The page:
My favorite Canadian stereotype involves these hosers, eh:

We move on to a fascinating story of a collaboration with David Bowie that did not pan out but it makes for a helluva good article.

Stage Oddity: Novelist Michael Cunningham worked with David Bowie on a musical that was never produced. Cunningham was able to move past star struck fan-boyism and become Bowie’s friend. That’s a difficult odyssey but he stuck the landing. He tells the story for the first time in GQ. It’s a must-read for all the Bowie fans out there. There are at least a few, right?

Our next segment is about the Mercury program, not Gemini but you cannot beat a Bowie tune for a segment segue.

Hidden Figures: This Oscar nominated movie is about two of my favorite subjects: the space program and civil rights. And Hidden Figures somehow manages to make math exciting. I don’t know about you but I never cared for maths as the Brits call it. Of course, I never had to do complex calculations to make sure John Glenn wasn’t a fried astronaut. I hate the smell of burning Tang in the morning…

We saw Hidden Figures on MLK Day and loved it. The crowd cheered at the end, and not because they were glad it was over. If you see it in a theatre, make sure you stay for the closing credits so you can see the pictures of the real math mavens compared to the fictional ones. I’ll do it for you right now. Why not? We’re a full-service blog after all:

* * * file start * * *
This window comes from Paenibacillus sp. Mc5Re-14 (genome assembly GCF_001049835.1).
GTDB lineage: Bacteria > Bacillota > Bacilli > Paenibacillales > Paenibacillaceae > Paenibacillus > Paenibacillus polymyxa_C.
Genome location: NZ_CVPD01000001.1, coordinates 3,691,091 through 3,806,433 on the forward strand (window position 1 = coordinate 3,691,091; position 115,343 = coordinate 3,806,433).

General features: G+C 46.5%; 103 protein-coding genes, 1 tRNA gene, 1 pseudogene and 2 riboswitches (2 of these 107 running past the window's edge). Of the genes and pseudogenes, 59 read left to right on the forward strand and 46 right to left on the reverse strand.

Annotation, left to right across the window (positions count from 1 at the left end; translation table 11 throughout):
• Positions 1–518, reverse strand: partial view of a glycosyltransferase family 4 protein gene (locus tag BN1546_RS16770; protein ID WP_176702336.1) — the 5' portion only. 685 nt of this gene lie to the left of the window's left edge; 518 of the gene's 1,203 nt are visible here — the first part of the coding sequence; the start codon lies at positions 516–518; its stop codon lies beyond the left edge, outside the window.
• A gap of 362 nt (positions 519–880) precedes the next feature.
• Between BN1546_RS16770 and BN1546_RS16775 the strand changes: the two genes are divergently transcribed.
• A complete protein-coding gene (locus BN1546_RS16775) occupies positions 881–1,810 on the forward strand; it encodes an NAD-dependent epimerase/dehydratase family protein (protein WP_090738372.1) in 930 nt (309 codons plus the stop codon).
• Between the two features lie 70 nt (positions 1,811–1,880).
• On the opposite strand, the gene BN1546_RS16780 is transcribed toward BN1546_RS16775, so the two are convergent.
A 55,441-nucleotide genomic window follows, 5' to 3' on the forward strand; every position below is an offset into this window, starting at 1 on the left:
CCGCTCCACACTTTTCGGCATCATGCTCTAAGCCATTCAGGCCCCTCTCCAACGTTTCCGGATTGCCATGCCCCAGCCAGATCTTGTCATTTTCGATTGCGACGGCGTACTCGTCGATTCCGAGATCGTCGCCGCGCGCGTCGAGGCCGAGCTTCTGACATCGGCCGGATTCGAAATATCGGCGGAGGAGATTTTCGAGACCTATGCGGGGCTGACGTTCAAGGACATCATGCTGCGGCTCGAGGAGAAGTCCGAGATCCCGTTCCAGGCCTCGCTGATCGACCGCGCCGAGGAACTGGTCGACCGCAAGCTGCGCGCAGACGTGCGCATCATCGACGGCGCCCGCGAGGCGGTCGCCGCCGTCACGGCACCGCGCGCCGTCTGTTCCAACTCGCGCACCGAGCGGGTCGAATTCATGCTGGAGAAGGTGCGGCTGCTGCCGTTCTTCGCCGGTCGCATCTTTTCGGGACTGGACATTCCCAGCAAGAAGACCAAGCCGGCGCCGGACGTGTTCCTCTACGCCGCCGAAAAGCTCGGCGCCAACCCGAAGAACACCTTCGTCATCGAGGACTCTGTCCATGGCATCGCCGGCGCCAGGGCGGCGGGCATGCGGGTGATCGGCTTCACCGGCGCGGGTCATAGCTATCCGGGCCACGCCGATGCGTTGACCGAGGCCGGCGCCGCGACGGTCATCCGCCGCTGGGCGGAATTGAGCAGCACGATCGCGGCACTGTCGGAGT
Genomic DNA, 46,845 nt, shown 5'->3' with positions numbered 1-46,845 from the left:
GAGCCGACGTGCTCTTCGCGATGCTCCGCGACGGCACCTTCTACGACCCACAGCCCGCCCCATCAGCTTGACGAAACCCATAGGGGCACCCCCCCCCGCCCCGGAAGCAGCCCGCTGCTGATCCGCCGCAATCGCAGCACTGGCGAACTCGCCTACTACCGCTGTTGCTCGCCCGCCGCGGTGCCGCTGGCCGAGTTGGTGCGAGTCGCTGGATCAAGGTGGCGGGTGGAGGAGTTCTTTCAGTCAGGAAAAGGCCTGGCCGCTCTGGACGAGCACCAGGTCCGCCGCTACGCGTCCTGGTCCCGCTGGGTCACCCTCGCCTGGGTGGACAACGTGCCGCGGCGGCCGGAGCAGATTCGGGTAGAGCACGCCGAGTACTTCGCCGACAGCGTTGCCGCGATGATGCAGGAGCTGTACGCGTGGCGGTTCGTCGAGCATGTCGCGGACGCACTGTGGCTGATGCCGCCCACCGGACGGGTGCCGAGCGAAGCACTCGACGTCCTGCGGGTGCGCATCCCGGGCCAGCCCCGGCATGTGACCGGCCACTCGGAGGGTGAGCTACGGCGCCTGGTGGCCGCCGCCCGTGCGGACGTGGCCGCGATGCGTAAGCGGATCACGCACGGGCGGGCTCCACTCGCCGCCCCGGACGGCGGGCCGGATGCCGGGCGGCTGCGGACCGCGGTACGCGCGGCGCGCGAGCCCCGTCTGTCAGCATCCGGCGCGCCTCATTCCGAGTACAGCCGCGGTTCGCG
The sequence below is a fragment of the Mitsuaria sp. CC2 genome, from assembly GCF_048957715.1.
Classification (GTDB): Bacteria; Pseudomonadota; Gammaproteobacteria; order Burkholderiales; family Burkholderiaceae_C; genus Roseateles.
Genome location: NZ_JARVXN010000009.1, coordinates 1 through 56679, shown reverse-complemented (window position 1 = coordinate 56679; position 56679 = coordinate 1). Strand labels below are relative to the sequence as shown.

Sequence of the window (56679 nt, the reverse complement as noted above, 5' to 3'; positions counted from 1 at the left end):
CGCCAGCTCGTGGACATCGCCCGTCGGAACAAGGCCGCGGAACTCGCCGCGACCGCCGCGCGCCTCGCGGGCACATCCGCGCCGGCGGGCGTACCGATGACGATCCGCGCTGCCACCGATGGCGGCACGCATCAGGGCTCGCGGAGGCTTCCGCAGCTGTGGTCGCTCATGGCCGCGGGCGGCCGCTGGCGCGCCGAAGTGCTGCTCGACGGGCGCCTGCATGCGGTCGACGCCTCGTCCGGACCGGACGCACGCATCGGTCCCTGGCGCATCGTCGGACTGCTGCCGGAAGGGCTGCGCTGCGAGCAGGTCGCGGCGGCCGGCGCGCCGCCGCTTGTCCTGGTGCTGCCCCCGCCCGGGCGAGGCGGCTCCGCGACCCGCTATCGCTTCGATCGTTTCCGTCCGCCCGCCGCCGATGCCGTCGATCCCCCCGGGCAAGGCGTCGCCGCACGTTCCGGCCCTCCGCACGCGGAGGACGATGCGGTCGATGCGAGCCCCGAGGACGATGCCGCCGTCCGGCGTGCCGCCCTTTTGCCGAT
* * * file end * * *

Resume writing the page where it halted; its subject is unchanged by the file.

Hidden Figures

That’s Taraji P. Henson as Katherine Johnson, Janelle Monae as Mary Jackson, and Olivia Spencer as Dorothy Vaughan. All three performances are splendid as is the movie itself.

Hidden Figures opens with the standard disclaimer that it’s “based on a real story.” Some dramatic license is taken but all the changes (i.e. Kevin Costner and Kirsten Dunst’s characters are composites) fit the spirit of the real story as you’ll learn when you read the Hidden Figures post at History vs. Hollywood.

The most interesting thing I’ve read about Hidden Figures is an interview Salon’s Mary Elizabeth Williams conducted with screenwriter Allison Schroeder. Ms. Schroeder was born to write this screenplay: